I have some serious thoughts on BlogHer, and some interesting stories to tell. But I've been busy the past few days picking up the pieces of my trip. I hope to have time to write much more here tomorrow.

Wednesday, July 22, 2009

Girl Trouble, Part Two

He was reading, silently. As he read, it seemed, he came across the word "bell." I heard him whisper.

"Bell. Like Bella. Bella. That's what Isabella likes to be called."

"Did you say something? Are you talking to me?" I said, pretending I hadn't heard him, in case he hadn't meant me to.

"Oh, I just said something about-- about--"

Then he leaned toward me, and whispered in my ear, "About Isabella."

"Isabella?" I said. "You mean your friend Isabella, who you met in summer school? The one who likes to sit next to you on the bus? The one who taught you how to do a jump shot with a basketball?"

"Yes," he whispered.

"But why are you whispering about her?"

"Because Grant said girls are bad."

"What? A boy in your class said girls are bad?"

He nodded.

"Why did he say that?" I asked.

"I don't know. He just did. He said girls are bad, and no fun to play with. He said they're boring, and they can't play sports. And he said boys couldn't be friends with girls."

"But you don't think that, do you?"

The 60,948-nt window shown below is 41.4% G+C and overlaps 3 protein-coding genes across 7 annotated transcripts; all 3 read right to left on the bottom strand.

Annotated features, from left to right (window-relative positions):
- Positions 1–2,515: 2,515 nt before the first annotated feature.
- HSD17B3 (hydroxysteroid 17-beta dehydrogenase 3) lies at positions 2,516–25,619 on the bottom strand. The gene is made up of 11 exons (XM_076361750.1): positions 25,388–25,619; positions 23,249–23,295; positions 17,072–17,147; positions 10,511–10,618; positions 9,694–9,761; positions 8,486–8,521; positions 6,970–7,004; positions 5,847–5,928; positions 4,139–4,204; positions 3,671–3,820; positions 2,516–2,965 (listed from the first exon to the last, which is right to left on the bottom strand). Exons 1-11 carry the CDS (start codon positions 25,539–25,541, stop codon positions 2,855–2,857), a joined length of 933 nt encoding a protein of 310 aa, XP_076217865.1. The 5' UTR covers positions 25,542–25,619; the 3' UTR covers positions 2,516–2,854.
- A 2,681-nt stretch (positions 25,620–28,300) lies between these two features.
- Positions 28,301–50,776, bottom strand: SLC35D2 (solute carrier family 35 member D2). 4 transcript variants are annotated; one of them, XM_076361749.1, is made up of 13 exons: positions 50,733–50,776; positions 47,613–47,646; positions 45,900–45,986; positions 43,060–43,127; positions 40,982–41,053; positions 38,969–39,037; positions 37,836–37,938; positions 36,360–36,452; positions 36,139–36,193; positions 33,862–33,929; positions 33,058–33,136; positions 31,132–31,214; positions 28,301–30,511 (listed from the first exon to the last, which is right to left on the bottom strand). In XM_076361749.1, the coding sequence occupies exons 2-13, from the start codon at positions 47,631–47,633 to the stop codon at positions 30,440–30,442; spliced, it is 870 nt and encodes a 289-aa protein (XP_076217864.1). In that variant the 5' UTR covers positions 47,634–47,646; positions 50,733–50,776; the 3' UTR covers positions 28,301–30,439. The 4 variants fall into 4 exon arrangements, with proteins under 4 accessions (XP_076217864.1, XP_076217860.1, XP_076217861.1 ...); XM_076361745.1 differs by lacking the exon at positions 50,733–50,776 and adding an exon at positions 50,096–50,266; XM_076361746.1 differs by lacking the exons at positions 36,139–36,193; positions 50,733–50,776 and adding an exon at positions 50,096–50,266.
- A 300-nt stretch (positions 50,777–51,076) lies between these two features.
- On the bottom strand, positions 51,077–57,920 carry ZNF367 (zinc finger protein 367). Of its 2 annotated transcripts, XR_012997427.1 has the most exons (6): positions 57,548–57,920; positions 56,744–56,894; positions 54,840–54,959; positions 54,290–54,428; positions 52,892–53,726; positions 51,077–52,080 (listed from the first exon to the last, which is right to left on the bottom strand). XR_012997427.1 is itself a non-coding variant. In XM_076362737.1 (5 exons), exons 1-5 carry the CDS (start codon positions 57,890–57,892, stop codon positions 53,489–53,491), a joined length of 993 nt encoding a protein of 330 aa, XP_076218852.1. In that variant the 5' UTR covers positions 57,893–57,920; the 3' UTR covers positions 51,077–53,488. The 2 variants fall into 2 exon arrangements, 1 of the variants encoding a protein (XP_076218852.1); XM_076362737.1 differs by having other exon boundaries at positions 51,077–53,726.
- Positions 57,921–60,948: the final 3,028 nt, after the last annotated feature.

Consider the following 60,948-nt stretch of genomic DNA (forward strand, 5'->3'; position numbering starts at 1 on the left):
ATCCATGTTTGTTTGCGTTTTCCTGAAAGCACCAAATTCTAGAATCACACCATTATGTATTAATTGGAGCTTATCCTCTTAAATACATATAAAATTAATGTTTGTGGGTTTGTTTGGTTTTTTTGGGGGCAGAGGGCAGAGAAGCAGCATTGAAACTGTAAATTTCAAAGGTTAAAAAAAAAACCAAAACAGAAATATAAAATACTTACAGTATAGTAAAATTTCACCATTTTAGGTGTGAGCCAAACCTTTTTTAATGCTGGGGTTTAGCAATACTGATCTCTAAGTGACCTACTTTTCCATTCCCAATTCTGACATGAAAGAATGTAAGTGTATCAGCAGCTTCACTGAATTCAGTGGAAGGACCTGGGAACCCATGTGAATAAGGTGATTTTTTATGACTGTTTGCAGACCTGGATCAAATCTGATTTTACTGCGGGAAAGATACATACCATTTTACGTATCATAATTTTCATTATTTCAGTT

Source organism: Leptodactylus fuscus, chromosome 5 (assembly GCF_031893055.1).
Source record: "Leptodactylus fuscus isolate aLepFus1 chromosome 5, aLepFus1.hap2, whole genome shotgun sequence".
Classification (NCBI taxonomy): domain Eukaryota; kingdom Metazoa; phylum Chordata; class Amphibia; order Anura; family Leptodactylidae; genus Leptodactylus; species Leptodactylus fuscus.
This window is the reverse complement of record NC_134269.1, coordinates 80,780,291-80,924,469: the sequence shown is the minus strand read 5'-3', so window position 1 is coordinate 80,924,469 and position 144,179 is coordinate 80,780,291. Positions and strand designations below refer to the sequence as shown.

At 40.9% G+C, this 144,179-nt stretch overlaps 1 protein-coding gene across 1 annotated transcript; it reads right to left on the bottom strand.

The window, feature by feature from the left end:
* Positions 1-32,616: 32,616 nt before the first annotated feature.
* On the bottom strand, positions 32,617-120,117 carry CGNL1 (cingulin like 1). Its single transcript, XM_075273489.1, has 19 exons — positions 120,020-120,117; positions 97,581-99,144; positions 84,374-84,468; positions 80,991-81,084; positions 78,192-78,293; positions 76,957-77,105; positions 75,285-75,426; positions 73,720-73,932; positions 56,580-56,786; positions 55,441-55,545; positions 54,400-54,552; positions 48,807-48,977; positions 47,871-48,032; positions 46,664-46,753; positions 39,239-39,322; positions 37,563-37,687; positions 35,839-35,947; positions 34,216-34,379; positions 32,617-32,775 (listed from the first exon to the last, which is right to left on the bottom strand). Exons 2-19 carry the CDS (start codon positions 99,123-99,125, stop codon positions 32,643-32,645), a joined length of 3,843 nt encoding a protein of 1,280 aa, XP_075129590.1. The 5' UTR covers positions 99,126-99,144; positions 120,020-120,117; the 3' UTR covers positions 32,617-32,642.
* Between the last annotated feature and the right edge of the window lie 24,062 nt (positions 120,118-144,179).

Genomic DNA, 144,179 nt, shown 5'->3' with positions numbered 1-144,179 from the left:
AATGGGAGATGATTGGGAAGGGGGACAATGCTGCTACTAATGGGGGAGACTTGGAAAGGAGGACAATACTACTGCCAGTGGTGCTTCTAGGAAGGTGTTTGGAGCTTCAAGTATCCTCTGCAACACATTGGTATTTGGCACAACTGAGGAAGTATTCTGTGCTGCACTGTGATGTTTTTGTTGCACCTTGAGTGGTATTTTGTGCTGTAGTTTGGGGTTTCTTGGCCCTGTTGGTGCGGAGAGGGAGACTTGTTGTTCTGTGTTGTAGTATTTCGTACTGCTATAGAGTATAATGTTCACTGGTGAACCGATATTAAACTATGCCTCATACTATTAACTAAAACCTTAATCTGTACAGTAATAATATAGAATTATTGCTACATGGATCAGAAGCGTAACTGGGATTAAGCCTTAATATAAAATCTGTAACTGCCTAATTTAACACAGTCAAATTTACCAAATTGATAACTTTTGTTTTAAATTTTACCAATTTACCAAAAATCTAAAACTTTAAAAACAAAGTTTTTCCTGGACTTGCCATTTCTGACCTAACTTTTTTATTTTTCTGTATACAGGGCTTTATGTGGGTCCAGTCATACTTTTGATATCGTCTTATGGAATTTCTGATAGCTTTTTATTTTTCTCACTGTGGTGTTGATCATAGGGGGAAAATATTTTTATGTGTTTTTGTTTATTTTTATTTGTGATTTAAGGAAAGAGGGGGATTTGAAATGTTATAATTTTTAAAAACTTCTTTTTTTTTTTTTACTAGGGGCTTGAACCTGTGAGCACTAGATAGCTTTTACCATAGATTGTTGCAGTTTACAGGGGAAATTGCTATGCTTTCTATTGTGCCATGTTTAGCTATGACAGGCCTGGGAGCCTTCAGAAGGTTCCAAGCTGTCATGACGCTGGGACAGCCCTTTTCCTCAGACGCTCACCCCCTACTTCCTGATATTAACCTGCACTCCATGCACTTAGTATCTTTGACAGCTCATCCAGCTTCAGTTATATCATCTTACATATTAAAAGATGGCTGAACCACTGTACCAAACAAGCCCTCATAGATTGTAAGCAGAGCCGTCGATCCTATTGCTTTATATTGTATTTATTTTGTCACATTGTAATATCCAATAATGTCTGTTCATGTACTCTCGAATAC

"You have lots of friends who are girls, right?"


"And I'm a girl. You don't think I'm bad, do you?"

"Oh, Mommy. Of course you're not bad."

"Well, that kid doesn't know what he's talking about. It's okay to be friends with girls," I said. "Don't let anyone stop you from being friends with a girl if she's nice to you and you like playing with her. Girls aren't bad. Girls are just as good as boys are."

But I wondered, how many times will I have to say it to him?

And I wondered, even if I convince him he is right to treat women and girls with respect, how will all the other boys who have been taught otherwise treat him if he acts the way I teach him to?

And I wondered, with so many voices fighting for his attention, will mine, one day, be drowned out?

Friday, July 17, 2009


As a crowd flowed from the surrounding neighborhood, past the bright red municipal fire truck specially buffed and polished for the occasion, into a park already filling with picnic blankets and lawn chairs and children waving glow-sticks and flags, two families who had never met before spotted each other across the crowd, and began moving toward one another subtly, inexorably, through the sea of people. One family party was composed of a mother, a father, and a five-year-old child; the other, two parents and twins aged two or three.